Five Ways Companies Can Attract Millennials And Increase Staff Retention

staff retentionThe days of graduates sticking with the first employer they find out of school until retirement are sadly behind us. It’s not uncommon for recent graduates to hop between jobs. Trying different specialities and even different industries until they settle on something enjoyable isn’t uncommon. This isn’t necessarily a bad thing, as the frequent staff turnover can bring some fresh energy to your team with greater regularity. However, the cost in real terms for staff retention isn’t something that can be ignored. The process of hiring, training and developing new staff is often a key expense for businesses. And if you invest in training something, you’ll want them to stick around for long enough for your business to see a return on that investment.

There are two parts to staff retention. Firstly, you want to attract and hire the right staff who are interested in working for you and developing their career. And secondly, you need to find ways to retain the staff you already have so you can ensure you aren’t running a continuous recruitment drive. If you’re interested in how you can attract and retain millennial workers, why not consider the following workplace practices…

Advertise the benefits

Workers are looking for more than just a good salary, they are often more interested in all the added perks you can offer. This might include simple things like free snacks and refreshments, a company-wide happy hour on Friday, or even the latest gadgets. While many companies might offer these, if you don’t advertise them, you won’t be attracting the candidates you want. On-going benefits like gym membership will also help to encourage your existing employees to stick around and keep them healthy while they are working for you.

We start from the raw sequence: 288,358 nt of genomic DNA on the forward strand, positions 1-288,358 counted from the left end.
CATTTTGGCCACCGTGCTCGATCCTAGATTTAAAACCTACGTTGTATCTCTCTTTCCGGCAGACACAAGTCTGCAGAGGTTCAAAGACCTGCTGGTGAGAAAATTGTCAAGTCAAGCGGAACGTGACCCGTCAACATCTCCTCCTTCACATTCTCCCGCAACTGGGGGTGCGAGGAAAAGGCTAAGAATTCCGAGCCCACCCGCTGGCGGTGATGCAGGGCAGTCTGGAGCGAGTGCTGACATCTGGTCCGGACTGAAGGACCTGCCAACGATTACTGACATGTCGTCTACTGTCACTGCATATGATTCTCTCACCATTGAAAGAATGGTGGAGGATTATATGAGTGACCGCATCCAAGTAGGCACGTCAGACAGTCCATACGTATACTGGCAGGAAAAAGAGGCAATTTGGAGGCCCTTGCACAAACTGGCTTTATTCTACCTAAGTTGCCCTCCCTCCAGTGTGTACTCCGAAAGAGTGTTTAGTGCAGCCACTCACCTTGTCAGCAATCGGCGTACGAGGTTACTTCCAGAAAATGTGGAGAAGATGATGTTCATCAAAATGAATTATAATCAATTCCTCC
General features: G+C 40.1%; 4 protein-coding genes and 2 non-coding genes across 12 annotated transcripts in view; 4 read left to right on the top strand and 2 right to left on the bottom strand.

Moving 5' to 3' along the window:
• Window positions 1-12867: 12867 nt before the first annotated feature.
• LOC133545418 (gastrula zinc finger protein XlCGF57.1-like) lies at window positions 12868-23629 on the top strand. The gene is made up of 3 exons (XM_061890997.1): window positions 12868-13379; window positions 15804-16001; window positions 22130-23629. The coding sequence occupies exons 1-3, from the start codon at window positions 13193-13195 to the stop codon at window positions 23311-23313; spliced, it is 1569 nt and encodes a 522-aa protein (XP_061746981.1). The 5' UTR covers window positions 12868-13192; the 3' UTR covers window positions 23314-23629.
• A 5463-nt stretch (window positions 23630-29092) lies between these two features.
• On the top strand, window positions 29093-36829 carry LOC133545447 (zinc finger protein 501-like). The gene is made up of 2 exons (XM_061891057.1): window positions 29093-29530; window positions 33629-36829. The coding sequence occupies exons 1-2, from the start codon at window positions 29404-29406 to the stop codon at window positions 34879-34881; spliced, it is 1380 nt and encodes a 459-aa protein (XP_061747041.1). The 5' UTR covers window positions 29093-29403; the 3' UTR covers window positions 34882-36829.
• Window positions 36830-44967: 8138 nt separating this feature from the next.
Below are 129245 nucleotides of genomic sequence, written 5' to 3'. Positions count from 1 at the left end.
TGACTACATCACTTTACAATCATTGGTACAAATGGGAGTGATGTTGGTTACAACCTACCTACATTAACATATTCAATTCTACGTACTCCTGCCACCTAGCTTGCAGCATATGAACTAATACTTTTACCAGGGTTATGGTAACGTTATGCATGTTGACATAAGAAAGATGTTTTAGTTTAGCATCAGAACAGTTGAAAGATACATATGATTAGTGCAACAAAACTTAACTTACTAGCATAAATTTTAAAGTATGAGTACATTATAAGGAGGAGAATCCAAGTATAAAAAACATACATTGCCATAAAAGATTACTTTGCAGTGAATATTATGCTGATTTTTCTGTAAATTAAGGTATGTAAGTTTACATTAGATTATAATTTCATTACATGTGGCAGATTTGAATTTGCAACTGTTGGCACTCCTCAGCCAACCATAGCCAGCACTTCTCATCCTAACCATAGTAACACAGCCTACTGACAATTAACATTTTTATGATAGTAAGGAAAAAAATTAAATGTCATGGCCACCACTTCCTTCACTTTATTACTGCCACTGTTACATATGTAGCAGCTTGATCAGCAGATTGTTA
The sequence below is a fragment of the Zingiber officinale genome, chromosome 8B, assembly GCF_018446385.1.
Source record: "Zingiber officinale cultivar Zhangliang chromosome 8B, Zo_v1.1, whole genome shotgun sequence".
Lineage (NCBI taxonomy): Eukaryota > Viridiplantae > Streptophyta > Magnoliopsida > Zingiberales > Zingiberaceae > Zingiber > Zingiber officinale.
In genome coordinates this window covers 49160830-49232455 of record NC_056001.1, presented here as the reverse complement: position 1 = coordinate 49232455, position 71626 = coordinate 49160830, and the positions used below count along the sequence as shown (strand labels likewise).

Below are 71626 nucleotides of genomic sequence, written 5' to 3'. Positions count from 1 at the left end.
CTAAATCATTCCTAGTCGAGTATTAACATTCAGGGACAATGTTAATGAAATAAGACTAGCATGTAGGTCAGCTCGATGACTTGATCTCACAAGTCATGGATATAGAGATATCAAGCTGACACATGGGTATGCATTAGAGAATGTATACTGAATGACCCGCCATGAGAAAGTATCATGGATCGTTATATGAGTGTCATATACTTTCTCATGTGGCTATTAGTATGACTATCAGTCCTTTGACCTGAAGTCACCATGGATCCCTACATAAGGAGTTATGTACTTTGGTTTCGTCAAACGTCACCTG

Offer flexible working to increase staff retention

While this might be more often associated with working parents, flexible working practices can help millennials to feel that they are more in control of their working day and encourage them to build a career with you. While flexible working might be most useful for working parents hoping to make the school run or work from home to cut down on childcare costs, by offering this perk before it becomes a necessity, you will let your employees know that you are interested in them growing their career with you.

Make your office pet-friendly

Studies have proven that pet-friendly offices promote a healthy working environment for everyone, not just younger workers. Pets encourage people in different departments to get to know each other and to work together better. Pets in the workplace are known to reduce stress and encourage collaboration, so it’s worth investigating if this is something that would be popular with your workforce.

Don’t forget the basics

Young companies often get carried with trying to work out the big perks that they forget to iron out the more basic things that people will expect from their employer. Despite millennials being branded as clueless about money, more and more are taking things like pensions more seriously. Other things like comprehensive sick pay, bonus structures, and generous maternity and paternity structures can help to attract and retain millennials who are playing the long game. There are some things that you have to offer in line with employment law. But there are many other added perks which will help to make your company more attractive to the best workers.

Offer training

There’s an old saying in the HR world: You can either invest in training your employees and risk them leaving or not invest in your employees and risk them staying. When it comes to job satisfaction, more people will only stay happy in their job if they are always learning new things and developing. By training your employees in the areas that interest and challenge them, you will be encouraging them to think about their long-term career prospects with your company. When people move on to pastures new, they often cite looking for new challenges as the main reason, so there’s an argument that you can skip this step by offering a transparent development plan.'

Author: RebeccaHarper

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